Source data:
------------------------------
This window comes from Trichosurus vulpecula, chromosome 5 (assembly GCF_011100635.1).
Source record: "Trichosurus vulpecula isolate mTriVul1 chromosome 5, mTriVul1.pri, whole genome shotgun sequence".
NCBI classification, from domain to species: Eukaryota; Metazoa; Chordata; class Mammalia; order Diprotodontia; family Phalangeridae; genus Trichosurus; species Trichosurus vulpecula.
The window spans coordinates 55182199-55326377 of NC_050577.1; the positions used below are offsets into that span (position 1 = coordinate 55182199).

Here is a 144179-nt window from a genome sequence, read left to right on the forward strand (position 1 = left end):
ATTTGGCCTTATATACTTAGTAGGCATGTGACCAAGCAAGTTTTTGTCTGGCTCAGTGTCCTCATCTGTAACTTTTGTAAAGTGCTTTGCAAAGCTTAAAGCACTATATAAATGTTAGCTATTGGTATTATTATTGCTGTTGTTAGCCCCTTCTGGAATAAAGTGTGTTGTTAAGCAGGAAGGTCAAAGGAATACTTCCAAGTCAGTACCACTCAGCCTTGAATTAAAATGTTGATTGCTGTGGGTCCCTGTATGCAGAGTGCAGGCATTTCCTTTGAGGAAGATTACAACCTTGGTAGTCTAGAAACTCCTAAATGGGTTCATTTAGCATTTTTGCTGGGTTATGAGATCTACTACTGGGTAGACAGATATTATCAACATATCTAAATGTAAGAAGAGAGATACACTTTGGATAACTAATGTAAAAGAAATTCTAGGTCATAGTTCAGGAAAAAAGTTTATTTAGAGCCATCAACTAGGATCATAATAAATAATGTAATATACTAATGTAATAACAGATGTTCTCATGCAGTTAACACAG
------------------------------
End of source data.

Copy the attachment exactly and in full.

This window comes from Trichosurus vulpecula, chromosome 5 (assembly GCF_011100635.1).
Source record: "Trichosurus vulpecula isolate mTriVul1 chromosome 5, mTriVul1.pri, whole genome shotgun sequence".
NCBI classification, from domain to species: Eukaryota; Metazoa; Chordata; class Mammalia; order Diprotodontia; family Phalangeridae; genus Trichosurus; species Trichosurus vulpecula.
The window spans coordinates 55182199-55326377 of NC_050577.1; the positions used below are offsets into that span (position 1 = coordinate 55182199).

Here is a 144179-nt window from a genome sequence, read left to right on the forward strand (position 1 = left end):
ATTTGGCCTTATATACTTAGTAGGCATGTGACCAAGCAAGTTTTTGTCTGGCTCAGTGTCCTCATCTGTAACTTTTGTAAAGTGCTTTGCAAAGCTTAAAGCACTATATAAATGTTAGCTATTGGTATTATTATTGCTGTTGTTAGCCCCTTCTGGAATAAAGTGTGTTGTTAAGCAGGAAGGTCAAAGGAATACTTCCAAGTCAGTACCACTCAGCCTTGAATTAAAATGTTGATTGCTGTGGGTCCCTGTATGCAGAGTGCAGGCATTTCCTTTGAGGAAGATTACAACCTTGGTAGTCTAGAAACTCCTAAATGGGTTCATTTAGCATTTTTGCTGGGTTATGAGATCTACTACTGGGTAGACAGATATTATCAACATATCTAAATGTAAGAAGAGAGATACACTTTGGATAACTAATGTAAAAGAAATTCTAGGTCATAGTTCAGGAAAAAAGTTTATTTAGAGCCATCAACTAGGATCATAATAAATAATGTAATATACTAATGTAATAACAGATGTTCTCATGCAGTTAACACAG